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Conflict emerges over how to hike wages for direct care employees

Judy Marder, left, of the Best Life Alliance, testifies before the House Health and Human Services Policy Committee Feb. 11 in support of a bill sponsored by Rep. Laurie Halverson, right, to modify the disability waiver rate system. Photo by Andrew VonBank

It can be overwhelmingly difficult for disability service providers to recruit and retain employees. The work is difficult and demanding and wages are often just too low to compete with other employers, service providers told the House Health and Human Services Policy Committee Monday.

HF168, sponsored by Rep. Jennifer Schultz (DFL-Duluth), would try to guarantee wage increases for direct care providers working with people who have disabilities and are receiving support through one of Minnesota’s Disability Waiver Rate System programs.

It was approved in a 9-5 party-line vote and sent to the House Ways and Means Committee. A companion, SF92, is sponsored by Sen. Jim Abeler (R-Anoka) and awaits action by the Senate Human Services Reform Finance and Policy Committee.

The proposed legislation would also increase the frequency of automatic inflationary adjustments to every two years instead of every five years; require providers to annually submit labor market data to the Department of Human Services; and require the department to publish annual reports looking at this information as well as additional state-level data.

More controversial, however, is the provision that would require providers to pay direct care staff amounts equal to or greater than base wages set by the bill, mostly as the percentages of the median wage for similar positions. Employment development services staff, for example, would need to be paid 50 percent of the median wage for education, guidance, school and vocational counselors and 50 percent of the median wage for community and social services specialists.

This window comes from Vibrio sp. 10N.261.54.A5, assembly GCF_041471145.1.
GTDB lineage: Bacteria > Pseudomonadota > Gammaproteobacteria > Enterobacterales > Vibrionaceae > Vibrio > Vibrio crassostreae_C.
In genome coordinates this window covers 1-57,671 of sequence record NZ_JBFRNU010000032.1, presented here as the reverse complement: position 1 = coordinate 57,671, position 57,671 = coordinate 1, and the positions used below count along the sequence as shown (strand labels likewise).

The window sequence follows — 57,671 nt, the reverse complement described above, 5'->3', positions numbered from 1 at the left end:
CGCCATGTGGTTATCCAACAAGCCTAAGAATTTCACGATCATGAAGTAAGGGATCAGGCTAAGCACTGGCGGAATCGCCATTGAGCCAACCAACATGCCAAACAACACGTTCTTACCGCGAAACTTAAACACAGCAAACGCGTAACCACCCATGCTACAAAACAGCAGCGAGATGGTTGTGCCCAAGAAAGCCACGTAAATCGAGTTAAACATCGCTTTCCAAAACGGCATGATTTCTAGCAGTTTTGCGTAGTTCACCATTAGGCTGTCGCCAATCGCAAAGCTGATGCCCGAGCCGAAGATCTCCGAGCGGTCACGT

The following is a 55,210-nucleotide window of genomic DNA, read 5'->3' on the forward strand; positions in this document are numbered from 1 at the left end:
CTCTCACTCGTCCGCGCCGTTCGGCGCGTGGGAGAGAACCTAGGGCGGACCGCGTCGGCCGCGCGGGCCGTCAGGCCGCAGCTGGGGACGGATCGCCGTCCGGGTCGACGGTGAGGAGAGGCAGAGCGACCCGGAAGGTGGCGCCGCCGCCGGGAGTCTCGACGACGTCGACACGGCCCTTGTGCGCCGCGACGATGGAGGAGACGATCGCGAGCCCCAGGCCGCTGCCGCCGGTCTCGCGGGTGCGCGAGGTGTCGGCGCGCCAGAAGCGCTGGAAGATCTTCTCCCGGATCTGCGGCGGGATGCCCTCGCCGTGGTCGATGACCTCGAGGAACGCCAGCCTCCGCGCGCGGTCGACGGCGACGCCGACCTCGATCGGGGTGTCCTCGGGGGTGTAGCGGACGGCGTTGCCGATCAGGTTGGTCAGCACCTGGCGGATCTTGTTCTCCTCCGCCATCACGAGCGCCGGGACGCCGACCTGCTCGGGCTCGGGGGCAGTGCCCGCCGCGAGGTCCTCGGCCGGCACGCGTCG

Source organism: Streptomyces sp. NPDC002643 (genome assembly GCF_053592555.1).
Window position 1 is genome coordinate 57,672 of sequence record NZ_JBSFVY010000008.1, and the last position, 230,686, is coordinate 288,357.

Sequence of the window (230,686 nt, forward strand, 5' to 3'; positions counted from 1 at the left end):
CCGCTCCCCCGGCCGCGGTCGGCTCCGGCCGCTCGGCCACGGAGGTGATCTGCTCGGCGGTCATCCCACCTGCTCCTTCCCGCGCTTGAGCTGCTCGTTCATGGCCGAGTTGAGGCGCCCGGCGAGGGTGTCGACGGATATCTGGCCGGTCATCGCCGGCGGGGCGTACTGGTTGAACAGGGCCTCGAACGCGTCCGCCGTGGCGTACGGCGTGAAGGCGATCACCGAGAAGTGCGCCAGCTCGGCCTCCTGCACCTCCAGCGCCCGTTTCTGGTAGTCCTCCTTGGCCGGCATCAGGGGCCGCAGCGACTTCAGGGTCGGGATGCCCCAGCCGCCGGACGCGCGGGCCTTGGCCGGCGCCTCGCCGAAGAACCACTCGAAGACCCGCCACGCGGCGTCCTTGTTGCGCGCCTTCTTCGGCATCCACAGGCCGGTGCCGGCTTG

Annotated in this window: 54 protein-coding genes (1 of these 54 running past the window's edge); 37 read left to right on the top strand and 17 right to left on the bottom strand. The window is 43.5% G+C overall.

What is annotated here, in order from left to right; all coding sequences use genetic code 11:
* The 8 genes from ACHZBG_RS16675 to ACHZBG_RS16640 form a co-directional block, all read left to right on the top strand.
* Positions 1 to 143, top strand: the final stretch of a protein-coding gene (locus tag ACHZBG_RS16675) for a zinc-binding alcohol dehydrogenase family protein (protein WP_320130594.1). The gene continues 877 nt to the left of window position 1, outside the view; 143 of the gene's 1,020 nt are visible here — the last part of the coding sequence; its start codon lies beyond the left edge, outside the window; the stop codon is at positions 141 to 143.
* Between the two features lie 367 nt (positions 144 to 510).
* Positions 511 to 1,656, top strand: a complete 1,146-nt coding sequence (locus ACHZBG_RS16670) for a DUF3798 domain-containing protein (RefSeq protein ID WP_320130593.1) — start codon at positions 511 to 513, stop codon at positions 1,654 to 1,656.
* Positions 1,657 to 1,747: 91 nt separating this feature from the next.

Given statewide workforce shortages impacting multiple industries, a person could logically expect to see wages rise as more employers compete for fewer qualified employees, but “we can’t assume that will just happen” and need legislation to guarantee it, Rep. Tina Liebling (DFL-Rochester) said.

House Health and Human Services Policy Committee 2/11/19

Lynn Noren, president and CEO of RISE Inc. – a nonprofit that provides support services to people with disabilities – said that while she is supportive of the bill’s intent to improve wages and benefits for direct care providers, she has “great concern” over the lack of a competitive workforce factor. This would make it “very difficult” to compete with other employers, she said.

Some of the bill’s provisions would also be “extremely difficult” to implement, as it doesn’t fully account for wage variations that stem from overtime costs and wage variations based on experience, she said.

David “Butch” Karcher, president of Karcher Foster Services, was “insulted” by the suggestion that service providers would not attempt to address wage disparities between their employees and other comparable positions.

The legislation would “do absolutely nothing but create more work” and doesn’t address other, underlying problems, he said.

Many members of the committee, including Schultz, Committee Chair Rep. Rena Moran (DFL-St. Paul), and Rep. Dave Pinto (DFL-St. Paul) stressed that the group should limit its discussion to the bill’s policy provisions and leave financial considerations to the House Health and Human Services Finance Division.

Why now?

Minnesota’s Disability Wavier Rate System was established in the early 1980s to provide people with an alternative to institutional care by “waiving some of the federal requirements for the use of Medicaid,” said Alex Bartolic, Disability Services Division Director for the Department of Human Services.

Programs under this system were administered by counties, which led to variations in cost that were found to be inconsistent with federal regulations in 2007. Minnesota was told to increase its oversight and established a new rate-setting methodology in 2013, she said.

This was accompanied by a period of rate stabilization intended to help transition into the new service rates – an average 14.1 percent increase – that will come to an end in 2019, said Colin Stemper, a fiscal policy supervisor in the Disability Services Division.


Similar bill also approved

HF179, sponsored by Rep. Laurie Halverson (DFL-Eagan), has several similar provisions that would also modify automatic inflationary adjustments, require providers to submit labor market data, and require the Department of Human Services to report on this information annually.

The bill would also add a competitive workforce factor of 8.35 percent to the Disability Wavier Rate System, with an effective date dependent on federal approval, Halverson said.

It, too, was sent to the House Ways and Means Committee. A companion SF6, is sponsored by Sen. Paul Utke (R-Park Rapids) and waits action by the Senate Human Services Reform Finance and Policy Committee.


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